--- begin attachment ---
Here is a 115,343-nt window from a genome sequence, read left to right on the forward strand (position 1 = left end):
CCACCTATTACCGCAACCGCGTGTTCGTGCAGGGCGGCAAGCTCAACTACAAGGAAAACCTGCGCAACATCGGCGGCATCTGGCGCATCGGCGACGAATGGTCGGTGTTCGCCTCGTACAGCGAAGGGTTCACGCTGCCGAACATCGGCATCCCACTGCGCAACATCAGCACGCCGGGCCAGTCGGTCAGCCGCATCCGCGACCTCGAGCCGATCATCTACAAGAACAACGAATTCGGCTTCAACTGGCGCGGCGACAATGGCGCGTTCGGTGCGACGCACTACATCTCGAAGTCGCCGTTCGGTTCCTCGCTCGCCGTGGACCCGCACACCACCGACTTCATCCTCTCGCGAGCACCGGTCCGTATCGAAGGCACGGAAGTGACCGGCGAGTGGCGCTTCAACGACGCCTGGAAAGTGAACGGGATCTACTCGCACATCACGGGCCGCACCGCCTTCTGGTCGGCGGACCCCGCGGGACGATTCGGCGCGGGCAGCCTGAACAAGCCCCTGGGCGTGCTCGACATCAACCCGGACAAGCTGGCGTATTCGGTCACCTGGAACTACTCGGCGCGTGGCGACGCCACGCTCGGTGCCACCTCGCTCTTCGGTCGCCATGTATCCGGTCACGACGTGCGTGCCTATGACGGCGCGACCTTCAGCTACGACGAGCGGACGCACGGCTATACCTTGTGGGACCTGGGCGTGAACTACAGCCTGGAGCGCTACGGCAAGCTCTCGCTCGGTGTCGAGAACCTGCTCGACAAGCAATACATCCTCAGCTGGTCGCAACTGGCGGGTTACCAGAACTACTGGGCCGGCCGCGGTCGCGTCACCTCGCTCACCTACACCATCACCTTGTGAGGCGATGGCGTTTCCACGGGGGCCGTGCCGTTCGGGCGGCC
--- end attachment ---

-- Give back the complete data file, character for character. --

Here is a 115,343-nt window from a genome sequence, read left to right on the forward strand (position 1 = left end):
CCACCTATTACCGCAACCGCGTGTTCGTGCAGGGCGGCAAGCTCAACTACAAGGAAAACCTGCGCAACATCGGCGGCATCTGGCGCATCGGCGACGAATGGTCGGTGTTCGCCTCGTACAGCGAAGGGTTCACGCTGCCGAACATCGGCATCCCACTGCGCAACATCAGCACGCCGGGCCAGTCGGTCAGCCGCATCCGCGACCTCGAGCCGATCATCTACAAGAACAACGAATTCGGCTTCAACTGGCGCGGCGACAATGGCGCGTTCGGTGCGACGCACTACATCTCGAAGTCGCCGTTCGGTTCCTCGCTCGCCGTGGACCCGCACACCACCGACTTCATCCTCTCGCGAGCACCGGTCCGTATCGAAGGCACGGAAGTGACCGGCGAGTGGCGCTTCAACGACGCCTGGAAAGTGAACGGGATCTACTCGCACATCACGGGCCGCACCGCCTTCTGGTCGGCGGACCCCGCGGGACGATTCGGCGCGGGCAGCCTGAACAAGCCCCTGGGCGTGCTCGACATCAACCCGGACAAGCTGGCGTATTCGGTCACCTGGAACTACTCGGCGCGTGGCGACGCCACGCTCGGTGCCACCTCGCTCTTCGGTCGCCATGTATCCGGTCACGACGTGCGTGCCTATGACGGCGCGACCTTCAGCTACGACGAGCGGACGCACGGCTATACCTTGTGGGACCTGGGCGTGAACTACAGCCTGGAGCGCTACGGCAAGCTCTCGCTCGGTGTCGAGAACCTGCTCGACAAGCAATACATCCTCAGCTGGTCGCAACTGGCGGGTTACCAGAACTACTGGGCCGGCCGCGGTCGCGTCACCTCGCTCACCTACACCATCACCTTGTGAGGCGATGGCGTTTCCACGGGGGCCGTGCCGTTCGGGCGGCC